The first place to look to answer this question is the appointing instrument – the Will. Any formula for compensation in the Will takes precedence. But if there are no compensation instructions in the Will, you have to look to the legislation.
In Ontario, the legislation provides that a trustee is entitled to a fair and reasonable allowance for their care, pains and trouble, and for the time expended by the Trustee in and about the estate. So now the question becomes: what is fair and reasonable?
We have to go to the common law to answer that. However, the common law does not provide an exact formula; it provides steps to take to assist in determining fair and reasonable compensation:
Calculate compensation at the usual percentages at the rate of 2.5% of each of the estate’s capital receipts, capital disbursements, revenue receipts and revenue disbursements together with, in appropriate cases, an additional management fee calculated as 2/5th of 1% per annum of the gross value of the estate after the first year.
Test the results of Step 1 against the actualities of the estate by applying to its unique
factual situation the following five factors:
- the size of the trust;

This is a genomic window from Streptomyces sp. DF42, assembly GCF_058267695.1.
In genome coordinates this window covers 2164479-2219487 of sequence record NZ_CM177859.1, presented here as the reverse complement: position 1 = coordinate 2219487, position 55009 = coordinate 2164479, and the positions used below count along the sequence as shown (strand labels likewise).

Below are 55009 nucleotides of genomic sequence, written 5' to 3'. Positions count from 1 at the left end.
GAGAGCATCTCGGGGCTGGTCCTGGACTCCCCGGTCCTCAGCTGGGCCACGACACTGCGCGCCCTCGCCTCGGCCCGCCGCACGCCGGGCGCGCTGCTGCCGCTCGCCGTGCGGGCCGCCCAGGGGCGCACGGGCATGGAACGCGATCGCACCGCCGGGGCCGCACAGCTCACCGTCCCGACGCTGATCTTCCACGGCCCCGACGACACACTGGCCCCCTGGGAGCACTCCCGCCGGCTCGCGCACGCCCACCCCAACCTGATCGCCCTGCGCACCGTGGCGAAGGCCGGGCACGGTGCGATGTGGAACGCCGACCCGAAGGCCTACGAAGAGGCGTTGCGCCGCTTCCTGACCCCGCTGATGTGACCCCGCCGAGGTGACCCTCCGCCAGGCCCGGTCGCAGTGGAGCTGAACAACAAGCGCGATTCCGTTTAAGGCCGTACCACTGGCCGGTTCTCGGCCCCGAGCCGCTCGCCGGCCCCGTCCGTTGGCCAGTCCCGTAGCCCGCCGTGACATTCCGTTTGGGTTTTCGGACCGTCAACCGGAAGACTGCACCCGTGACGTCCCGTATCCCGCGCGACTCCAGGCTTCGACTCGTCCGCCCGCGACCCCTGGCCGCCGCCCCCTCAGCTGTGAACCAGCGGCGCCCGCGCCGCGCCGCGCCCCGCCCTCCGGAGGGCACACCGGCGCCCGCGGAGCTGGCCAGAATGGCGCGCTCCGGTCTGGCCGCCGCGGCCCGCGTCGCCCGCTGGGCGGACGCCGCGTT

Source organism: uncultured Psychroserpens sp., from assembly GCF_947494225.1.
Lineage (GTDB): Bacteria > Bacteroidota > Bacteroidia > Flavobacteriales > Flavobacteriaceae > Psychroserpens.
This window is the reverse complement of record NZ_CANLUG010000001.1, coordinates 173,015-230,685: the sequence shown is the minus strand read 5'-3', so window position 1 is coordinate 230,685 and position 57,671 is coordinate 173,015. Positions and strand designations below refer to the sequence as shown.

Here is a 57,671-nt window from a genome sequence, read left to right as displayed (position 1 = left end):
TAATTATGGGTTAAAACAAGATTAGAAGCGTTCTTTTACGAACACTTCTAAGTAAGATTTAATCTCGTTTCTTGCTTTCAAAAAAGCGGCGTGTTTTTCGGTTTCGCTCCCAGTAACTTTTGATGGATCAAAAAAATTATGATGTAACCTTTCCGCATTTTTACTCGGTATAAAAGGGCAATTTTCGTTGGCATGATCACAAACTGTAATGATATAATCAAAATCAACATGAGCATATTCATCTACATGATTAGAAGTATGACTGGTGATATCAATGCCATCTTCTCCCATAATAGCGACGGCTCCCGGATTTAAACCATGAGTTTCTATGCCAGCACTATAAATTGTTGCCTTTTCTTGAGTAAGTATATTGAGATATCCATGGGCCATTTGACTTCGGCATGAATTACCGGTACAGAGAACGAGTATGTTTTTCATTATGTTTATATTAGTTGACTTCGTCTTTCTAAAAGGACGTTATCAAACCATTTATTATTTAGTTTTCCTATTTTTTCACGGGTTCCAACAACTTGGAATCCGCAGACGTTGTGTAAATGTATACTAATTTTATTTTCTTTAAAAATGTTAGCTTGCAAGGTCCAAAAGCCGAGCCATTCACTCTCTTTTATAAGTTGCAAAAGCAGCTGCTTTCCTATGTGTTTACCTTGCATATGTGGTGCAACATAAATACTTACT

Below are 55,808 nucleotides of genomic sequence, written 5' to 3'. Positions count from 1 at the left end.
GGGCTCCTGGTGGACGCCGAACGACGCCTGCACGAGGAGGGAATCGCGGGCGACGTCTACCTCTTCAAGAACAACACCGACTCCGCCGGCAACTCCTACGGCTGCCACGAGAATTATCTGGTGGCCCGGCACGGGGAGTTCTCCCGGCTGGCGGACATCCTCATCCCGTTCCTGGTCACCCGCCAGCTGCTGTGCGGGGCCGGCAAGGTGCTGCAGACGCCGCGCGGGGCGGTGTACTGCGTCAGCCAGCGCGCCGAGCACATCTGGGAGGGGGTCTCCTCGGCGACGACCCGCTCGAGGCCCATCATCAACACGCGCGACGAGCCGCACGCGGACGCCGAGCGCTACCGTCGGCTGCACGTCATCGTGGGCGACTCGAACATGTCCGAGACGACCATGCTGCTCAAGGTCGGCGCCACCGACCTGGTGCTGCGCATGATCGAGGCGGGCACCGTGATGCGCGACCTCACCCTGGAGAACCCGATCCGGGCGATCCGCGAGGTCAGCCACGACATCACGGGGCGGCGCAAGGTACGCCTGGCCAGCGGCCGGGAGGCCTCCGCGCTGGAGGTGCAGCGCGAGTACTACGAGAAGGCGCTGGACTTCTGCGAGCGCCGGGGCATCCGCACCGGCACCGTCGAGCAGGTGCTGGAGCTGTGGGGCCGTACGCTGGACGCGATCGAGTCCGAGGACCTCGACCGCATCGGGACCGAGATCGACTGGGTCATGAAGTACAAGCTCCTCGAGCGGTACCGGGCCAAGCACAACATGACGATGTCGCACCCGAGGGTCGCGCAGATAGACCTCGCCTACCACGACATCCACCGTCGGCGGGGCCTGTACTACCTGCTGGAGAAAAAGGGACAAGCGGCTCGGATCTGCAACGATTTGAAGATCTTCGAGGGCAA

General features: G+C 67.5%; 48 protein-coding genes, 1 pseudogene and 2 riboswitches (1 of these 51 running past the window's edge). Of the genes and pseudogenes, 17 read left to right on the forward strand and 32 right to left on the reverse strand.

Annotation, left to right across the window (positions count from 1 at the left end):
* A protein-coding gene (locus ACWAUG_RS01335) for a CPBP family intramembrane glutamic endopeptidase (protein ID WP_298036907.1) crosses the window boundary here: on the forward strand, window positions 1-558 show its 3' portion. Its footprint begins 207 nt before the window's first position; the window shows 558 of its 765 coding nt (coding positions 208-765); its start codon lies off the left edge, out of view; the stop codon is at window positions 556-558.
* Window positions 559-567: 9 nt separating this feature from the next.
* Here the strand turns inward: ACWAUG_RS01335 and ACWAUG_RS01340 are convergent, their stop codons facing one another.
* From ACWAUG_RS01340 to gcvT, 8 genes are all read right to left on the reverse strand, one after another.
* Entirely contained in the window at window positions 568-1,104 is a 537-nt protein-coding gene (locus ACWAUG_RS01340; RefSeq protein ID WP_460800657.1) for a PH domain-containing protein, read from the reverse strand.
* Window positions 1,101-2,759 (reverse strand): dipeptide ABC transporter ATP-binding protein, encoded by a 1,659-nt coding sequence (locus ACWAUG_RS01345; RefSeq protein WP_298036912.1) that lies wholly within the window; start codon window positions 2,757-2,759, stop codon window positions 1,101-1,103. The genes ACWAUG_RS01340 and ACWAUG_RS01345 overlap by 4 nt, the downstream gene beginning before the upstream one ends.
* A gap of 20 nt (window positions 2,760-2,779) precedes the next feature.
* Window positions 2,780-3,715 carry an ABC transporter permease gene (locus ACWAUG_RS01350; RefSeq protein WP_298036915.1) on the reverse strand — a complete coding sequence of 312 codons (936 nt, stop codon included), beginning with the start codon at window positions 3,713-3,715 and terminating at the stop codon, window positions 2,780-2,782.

- the care and responsibility involved;
- the time occupied in performing the duties;
- the skill and ability shown; and
- the success resulting from the administration.
As you can see, this is a complicated process, and the formula does not produce exact results. There is a lot of inherent flexibility in determining what counts as ‘fair and reasonable’ at common law – flexibility that can create awkwardness, unwanted conflict, and, ultimately, litigation.
The solution to avoid all this is simple: speak with an experienced Wills and Estates lawyer about adding a proper compensation clause in your Will!
Need to update your Will or wondering about Estate Trustee compensation?
An experienced Wills and Estates lawyer can help you draft a Will that will minimize conflict after you are gone, and can give you expert advice if you end up in a dispute over an estate.
Speak to one of our Hamilton Wills & Estates lawyers today to get expert advice about your unique situation.